Rep. Warren Davidson, with House Republicans poised to retake control of the House in January, said Wednesday on Newsmax that he hopes everyone will unite behind a bill he introduced this summer to stop the activities of cartels at the U.S. border.
"Everyone knows border security is broken," the Ohio Republican said on Newsmax's "Wake Up America." "Everyone knows our immigration system is broken, and everyone knows the cartels are exploiting it."
The Stop the Cartels Act creates reforms to reduce human trafficking while increasing bilateral efforts to stop crime at the southern border, as well as reducing illegal immigration. It calls for imposing harsher sanctions on cartels and those who support them, among other measures.
Davidson said that according to reports in The New York Times, after President Joe Biden took office, the cartels are making "26 times as much" as they were under former President Donald Trump.
Davidson said that under Trump, the cartels were making about $500 million a year through smuggling people across the border and other activities. Under Biden, they're making "over $13 billion."
Davidson on Wednesday also discussed the criticism from the left, including from the White House, that Elon Musk has received since his takeover of Twitter, and said complaints about his actions make it "very clear which version of speech was being filtered."
"If you look at what's the administration's concern here, they're the ones that launched the ministry of truth, or Disinformation Governance Board as they named it," said Davidson. "Fundamentally, we all know that these kinds of coordinated activities have been going on behind the scenes with big government fans and big business fans, particularly with big tech."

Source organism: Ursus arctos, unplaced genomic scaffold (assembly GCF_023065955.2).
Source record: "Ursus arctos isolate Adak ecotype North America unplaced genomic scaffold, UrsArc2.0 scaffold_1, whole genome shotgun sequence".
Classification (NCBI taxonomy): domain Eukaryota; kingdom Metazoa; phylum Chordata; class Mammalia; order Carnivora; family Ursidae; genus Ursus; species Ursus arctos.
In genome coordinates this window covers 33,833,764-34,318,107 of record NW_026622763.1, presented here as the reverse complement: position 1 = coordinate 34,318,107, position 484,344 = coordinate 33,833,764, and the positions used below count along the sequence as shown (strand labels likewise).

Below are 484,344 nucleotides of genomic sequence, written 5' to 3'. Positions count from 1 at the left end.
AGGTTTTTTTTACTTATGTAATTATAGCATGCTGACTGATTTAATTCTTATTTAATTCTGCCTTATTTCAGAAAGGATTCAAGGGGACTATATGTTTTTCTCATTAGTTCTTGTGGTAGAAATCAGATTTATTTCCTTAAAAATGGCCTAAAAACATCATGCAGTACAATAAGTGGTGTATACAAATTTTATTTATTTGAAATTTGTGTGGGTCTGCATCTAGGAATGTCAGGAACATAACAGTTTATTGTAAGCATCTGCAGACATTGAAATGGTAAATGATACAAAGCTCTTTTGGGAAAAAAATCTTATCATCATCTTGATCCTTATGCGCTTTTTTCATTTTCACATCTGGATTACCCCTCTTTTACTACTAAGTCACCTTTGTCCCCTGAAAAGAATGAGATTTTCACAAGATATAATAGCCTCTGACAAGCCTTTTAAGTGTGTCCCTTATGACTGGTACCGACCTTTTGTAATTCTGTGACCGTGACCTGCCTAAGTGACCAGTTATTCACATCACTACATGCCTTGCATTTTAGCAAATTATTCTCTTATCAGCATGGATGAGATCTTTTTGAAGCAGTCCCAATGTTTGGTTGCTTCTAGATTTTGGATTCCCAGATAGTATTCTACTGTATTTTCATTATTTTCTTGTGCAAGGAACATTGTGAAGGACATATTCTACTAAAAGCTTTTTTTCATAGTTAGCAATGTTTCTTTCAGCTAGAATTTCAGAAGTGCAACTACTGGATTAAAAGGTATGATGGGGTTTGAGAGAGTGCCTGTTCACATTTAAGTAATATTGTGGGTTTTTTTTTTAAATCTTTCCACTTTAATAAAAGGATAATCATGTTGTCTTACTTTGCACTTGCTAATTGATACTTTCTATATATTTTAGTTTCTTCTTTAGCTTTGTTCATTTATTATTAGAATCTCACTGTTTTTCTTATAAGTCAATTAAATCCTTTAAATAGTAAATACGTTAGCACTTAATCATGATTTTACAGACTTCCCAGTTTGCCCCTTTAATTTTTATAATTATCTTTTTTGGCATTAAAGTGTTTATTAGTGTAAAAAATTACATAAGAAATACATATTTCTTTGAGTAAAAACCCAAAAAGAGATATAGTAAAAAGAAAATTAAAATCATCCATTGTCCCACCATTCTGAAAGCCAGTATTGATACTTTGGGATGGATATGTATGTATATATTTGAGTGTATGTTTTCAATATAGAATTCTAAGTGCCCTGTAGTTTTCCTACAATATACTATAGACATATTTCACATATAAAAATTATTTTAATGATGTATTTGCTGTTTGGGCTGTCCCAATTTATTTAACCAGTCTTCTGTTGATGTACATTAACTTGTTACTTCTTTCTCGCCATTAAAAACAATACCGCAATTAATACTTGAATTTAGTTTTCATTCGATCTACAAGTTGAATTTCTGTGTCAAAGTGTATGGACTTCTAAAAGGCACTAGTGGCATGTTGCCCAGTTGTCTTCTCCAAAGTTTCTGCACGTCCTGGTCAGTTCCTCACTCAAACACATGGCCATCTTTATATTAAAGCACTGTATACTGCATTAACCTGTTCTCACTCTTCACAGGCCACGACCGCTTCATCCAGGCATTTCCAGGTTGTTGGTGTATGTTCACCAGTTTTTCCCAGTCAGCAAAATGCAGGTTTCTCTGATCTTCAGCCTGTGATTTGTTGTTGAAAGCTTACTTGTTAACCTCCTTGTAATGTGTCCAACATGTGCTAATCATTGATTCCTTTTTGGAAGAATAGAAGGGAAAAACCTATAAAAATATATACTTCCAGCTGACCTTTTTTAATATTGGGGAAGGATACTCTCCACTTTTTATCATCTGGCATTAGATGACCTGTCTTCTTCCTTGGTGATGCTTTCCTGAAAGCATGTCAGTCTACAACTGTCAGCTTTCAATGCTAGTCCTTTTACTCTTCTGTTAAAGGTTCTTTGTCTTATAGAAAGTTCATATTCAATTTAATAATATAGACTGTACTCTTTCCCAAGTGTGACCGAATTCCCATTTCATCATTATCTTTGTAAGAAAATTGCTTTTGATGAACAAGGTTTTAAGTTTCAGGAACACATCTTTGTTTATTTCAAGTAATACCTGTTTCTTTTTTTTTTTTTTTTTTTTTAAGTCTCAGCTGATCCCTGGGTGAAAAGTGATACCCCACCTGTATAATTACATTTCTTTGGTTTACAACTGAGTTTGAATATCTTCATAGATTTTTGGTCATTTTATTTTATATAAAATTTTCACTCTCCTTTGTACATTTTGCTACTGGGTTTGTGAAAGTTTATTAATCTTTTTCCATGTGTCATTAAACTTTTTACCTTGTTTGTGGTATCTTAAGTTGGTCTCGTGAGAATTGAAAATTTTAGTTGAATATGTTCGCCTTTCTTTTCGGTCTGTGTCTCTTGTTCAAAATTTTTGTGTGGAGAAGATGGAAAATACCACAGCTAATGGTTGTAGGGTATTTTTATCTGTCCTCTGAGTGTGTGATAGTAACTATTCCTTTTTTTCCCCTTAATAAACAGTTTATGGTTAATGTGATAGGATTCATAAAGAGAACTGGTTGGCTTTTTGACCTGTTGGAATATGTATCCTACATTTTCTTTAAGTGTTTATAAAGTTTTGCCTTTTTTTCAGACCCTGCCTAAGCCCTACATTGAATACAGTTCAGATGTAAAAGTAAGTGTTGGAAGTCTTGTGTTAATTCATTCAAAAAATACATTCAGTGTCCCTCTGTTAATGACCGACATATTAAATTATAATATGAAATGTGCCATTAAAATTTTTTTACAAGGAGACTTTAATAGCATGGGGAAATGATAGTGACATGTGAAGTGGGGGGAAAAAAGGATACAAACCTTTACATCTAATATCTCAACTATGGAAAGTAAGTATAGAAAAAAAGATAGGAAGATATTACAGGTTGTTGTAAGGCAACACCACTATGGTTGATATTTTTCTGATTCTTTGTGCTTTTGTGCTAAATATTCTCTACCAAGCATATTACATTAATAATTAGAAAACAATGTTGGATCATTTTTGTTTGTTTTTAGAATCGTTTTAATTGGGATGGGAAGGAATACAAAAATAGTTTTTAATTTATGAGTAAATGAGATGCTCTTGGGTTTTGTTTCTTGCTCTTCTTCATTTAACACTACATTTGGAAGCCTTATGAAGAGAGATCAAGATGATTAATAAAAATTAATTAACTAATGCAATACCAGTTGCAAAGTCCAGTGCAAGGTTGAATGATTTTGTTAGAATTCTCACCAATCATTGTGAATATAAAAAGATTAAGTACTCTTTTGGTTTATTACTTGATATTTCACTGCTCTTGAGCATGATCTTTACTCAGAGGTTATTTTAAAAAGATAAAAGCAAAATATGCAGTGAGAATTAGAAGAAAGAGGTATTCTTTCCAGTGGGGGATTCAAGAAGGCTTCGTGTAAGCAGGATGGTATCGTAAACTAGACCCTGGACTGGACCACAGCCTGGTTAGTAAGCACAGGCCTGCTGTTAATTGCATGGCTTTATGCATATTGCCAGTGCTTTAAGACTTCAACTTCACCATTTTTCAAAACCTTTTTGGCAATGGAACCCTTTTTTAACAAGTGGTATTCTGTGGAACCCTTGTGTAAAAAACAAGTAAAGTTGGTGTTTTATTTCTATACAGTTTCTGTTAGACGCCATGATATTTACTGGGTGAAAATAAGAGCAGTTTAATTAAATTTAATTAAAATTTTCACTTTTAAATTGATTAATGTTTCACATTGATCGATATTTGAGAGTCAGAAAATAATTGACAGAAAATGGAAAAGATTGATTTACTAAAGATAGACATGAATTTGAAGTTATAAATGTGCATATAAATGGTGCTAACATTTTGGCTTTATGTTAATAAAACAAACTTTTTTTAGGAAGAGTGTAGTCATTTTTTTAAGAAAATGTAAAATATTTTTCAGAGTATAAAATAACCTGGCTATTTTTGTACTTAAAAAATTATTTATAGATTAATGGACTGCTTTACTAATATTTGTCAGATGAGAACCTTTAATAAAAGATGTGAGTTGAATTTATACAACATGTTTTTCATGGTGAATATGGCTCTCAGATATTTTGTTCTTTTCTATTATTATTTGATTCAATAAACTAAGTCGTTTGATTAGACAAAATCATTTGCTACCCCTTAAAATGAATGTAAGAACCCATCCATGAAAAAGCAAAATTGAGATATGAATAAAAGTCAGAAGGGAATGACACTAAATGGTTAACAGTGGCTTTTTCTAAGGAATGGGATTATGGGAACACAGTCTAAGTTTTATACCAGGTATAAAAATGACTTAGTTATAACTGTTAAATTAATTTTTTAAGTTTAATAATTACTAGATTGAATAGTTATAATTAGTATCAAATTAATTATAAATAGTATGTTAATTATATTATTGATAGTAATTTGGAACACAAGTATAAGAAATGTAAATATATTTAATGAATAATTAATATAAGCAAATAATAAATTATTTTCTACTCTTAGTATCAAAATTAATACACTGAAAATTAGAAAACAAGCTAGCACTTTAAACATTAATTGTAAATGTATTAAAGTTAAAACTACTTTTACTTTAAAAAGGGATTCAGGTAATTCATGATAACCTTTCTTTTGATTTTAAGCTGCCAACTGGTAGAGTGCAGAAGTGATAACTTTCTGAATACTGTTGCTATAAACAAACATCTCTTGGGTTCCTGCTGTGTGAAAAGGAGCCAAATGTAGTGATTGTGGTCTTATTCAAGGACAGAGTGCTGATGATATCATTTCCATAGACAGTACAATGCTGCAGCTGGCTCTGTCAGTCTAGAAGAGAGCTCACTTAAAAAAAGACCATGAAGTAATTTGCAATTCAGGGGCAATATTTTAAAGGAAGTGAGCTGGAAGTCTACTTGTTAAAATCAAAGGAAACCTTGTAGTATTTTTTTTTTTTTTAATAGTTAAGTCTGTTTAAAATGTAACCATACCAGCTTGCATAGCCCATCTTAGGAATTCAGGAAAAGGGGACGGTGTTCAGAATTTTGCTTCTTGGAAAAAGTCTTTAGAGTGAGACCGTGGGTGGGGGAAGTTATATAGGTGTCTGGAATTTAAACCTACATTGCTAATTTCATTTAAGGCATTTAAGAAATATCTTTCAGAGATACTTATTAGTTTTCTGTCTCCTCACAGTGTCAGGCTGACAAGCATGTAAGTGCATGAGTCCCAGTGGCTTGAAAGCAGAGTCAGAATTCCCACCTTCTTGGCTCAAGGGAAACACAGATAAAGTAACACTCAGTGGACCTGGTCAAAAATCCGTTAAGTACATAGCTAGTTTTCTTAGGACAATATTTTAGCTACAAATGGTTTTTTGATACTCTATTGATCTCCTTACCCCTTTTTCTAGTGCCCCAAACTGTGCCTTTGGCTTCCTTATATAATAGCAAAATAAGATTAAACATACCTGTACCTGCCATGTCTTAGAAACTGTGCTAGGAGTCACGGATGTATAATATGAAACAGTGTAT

And now that Musk owns Twitter, he "has the records, and I think they're trying to make sure that he doesn't out them for what they've been doing in the coordinated way they have silenced particular voices," said Davidson.
And now, with Musk's reports that Apple is threatening to keep Twitter from its App Store, Davidson said there is a "duopoly" with apps between Google and Apple.
"This is a problem we're seeing with antitrust law in other areas," Davidson said, pointing out the chaos with Ticketmaster over sales of tickets for Taylor Swift's upcoming concert tour.
"These are all publicly traded companies," said Davidson. "They're involved in market shaping in a certain way, and I think we will have a lot of oversight in the next Congress."
Davidson also on Wednesday discussed the upcoming election for Speaker of the House, pointing out that there are at least five people who say they will never vote for current Minority Leader Kevin McCarthy, which makes matters difficult considering there are 222 GOP members and the California lawmaker needs 218 votes to take the gavel.
"No one's opposing Kevin," said Davidson. "Andy Biggs did internally, but he's not campaigning for the job. It was essentially a proxy for people that aren't yet ready to support Kevin."
But still, McCarthy knows how to whip votes, and if he still does not get enough, there will be a consensus candidate so a Republican will fill the speaker's seat, said Davidson.
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